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Private Fleet Car Review: 2018 Jeep Compass Limited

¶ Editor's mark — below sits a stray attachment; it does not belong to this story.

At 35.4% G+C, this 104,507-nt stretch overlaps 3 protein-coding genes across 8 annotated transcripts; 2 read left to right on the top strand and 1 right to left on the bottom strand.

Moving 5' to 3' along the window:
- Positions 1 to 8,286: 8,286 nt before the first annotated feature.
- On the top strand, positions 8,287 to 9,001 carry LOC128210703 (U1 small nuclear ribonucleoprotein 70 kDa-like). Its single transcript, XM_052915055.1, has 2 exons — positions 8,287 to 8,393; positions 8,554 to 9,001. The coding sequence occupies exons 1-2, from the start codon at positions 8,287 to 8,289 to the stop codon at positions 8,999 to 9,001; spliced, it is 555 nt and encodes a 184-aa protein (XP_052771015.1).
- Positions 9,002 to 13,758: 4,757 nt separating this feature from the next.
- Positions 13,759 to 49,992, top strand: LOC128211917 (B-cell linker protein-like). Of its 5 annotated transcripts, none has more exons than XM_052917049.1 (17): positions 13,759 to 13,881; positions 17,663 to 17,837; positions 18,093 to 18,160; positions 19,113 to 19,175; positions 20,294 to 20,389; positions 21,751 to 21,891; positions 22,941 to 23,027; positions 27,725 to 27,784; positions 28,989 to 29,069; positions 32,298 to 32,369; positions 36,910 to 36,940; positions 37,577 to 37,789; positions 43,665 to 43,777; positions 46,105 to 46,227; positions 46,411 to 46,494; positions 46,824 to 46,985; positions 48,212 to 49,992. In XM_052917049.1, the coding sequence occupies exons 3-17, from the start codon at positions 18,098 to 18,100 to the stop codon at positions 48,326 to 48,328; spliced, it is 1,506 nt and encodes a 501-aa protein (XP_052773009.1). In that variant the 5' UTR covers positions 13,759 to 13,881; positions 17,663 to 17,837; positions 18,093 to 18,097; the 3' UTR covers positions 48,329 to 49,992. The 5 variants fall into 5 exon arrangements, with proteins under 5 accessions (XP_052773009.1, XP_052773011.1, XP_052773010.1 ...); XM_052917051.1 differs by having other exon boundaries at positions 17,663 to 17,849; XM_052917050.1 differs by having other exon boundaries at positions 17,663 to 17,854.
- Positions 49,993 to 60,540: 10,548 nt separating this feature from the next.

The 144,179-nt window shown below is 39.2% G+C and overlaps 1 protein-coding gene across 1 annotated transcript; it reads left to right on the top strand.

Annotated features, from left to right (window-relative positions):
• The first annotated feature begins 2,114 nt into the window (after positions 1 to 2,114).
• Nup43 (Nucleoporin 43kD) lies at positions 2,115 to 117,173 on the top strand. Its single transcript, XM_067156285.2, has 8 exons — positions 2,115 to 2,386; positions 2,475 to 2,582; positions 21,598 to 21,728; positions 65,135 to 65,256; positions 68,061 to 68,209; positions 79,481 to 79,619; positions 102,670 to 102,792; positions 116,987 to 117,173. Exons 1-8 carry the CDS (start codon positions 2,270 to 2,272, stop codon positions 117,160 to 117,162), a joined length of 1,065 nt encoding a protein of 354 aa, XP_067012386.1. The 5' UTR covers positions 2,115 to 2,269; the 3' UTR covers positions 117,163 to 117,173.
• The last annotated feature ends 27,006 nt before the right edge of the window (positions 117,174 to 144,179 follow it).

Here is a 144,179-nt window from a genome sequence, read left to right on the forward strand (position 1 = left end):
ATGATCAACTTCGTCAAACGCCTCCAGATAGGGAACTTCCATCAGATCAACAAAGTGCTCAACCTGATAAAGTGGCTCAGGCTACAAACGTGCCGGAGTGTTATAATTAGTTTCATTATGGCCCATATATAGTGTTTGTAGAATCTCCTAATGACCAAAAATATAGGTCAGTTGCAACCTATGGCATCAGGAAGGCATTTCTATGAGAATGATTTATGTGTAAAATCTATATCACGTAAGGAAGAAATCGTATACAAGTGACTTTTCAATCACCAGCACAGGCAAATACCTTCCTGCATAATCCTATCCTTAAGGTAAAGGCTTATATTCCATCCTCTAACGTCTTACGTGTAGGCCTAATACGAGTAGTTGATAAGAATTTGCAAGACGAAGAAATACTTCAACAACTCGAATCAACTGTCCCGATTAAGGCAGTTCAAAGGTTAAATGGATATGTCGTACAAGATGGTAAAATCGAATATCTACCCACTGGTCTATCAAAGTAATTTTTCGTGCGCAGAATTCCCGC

Jeep. It’s a name that’s synonymous with unbreakable cars, uncompromising off road ability, and being uniquely American. Well, once. Any Jeep labelled TrailHawk is still uncompromising in its ability to deal with mud, snow, sand, gravel, as easily as the tarmac, but not all Jeeps are unbreakable and not all Jeeps are American. I reviewed a Jeep a couple of years that refused to play ball. It was a time when quality control wasn’t part of the first sentence in how to build one. Thankfully it seems those times are well and truly past as our Indian built 2018 Jeep Compass Limited with 2.4L petrol fed “Tigershark” engine proved.The time the Compass Limited spent with us coincided with a trip that would ultimately cover 1150 kilometres. This would start at AWT’s Blue Mountains based HQ, south via Goulbourn and Queanbeyan, east of Canberra, to Cooma before overnighting at the Aalberg Chalet. Mine hosts were Ulla and Lindsay, an engaging and effervescent couple, providing an atmosphere of welcome and warmth. From there a few hours at Thredbo for ski lessons for my junior staffers, before a drive along the “Barry Way” via Dalgety, the Boco wind farm, and the parched depths of the NSW plains before our eastward bounds journey had us in Bega for one night. From there is was north through Narooma, Ulladulla, and Nowra, diverting through the gorgeous Kangaroo Valley and marveling at the once ocean floor cliffs before rejoining the Hume on our way home.The Compass sits above the Renegade and below the Cherokee in Jeep’s substantial range. A choice of four trim levels are available, with Sport, Longitude, Limited, and TrailHawk on offer. The Compass Liited has a 2.4L petrol engine named Tigershark, or the preferred for long distance haulage diesel. The petrol engine has 129kW, 229 Nm, and a nine speed CVT auto. Fuel consumption is quoted as 9.7L/100km on a combined cycle from the 60 litre tank and 7.4L/100 for the highway. AWT’s best figure was 8.6L/100km on a purely highway driven cycle. This was with four up and the cargo area filled with three bags/travel cases. The petrol Limited’s weight is 1503 kilograms dry.Our journey starts with an eastwards bound run from the lower Blue Mountains to one of Sydney’s orbital freeways, The M7 takes drivers south towards the city bound M5 or the Canberra and beyond Hume. What’s immediately noticeable is suspension tune. It leans towards the harder side of compliance, and there’s an initial feeling that tyres were at the wrong pressure. That didn’t turn out to be the situation. What was also becoming clear was the lack of torque at low revs. On the flatter country roads it would purr along in a quiet, unfussed, manner. Thew CVT changes smoothly, unobtrusively. Heading towards Goulbourn, around two hours drive south of Sydney. there’s some good long gradients that test cars and with that peak torque available at 3900 rpm it needs a hefty shove on the go pedal to get the engine and transmission to drop back enough to get close to that rev point. Forward motion slows appreciably and in order to keep safety up for traffic flow, more pedal is needed.Downhill runs have the CVT finding itself in a cog and holding that, using the engine as a braking device. This would be ideal in a hybrid to charge batteries but it’s disconcerting in the Compass as it holds revs in the upper range. There’s a little more effort than expected to move the gear selector left to engage manual shift mode and override the computer’s selection choice. The movement isn’t silky smooth either. The same applies to the indicator stalk, mounted on the left hand side of the steering column in this case. There’s a plasticky click to engage but there’s an upside. Just about every other car maker has a soft touch program that indicates just three times. the Compass Limited’s blinker count is five.As the journey progresses south what also becomes noticeable is the lack of real road safety shown by far too many other drivers. NSW and the ACT have a myopic focus on speed as to why people crash. By the time a stop at Lake George, twenty or so minutes north of Canberra is undertaken, the amount of vehicles successfully completing a safe lane change is one. That’s the Jeep.The all purpose rubber fitted, Bridgestone‘s Turanza, with a 225/55/18 profile isn’t a fan of the rougher road surfaces and transmits that to the cabin via the MacPherson strut front and Chapman front rear. Get onto the smooth blacktop and the noise level drops dramatically and the ride becomes far more enjoyable too. Queanbeyan and it’s an 80 kp/h limit. The Compass Limited exercises her brakes here more than anywhere, with traffic lights and roundabouts working together to not make a fluid traffic flow possible. Unexpectedly the initial feeling of the seats being hard and lacking in support is slowly being disproved, with no real sensation of seat cushion related fatigue. The storage nook based under the passenger seat cushion is handy too.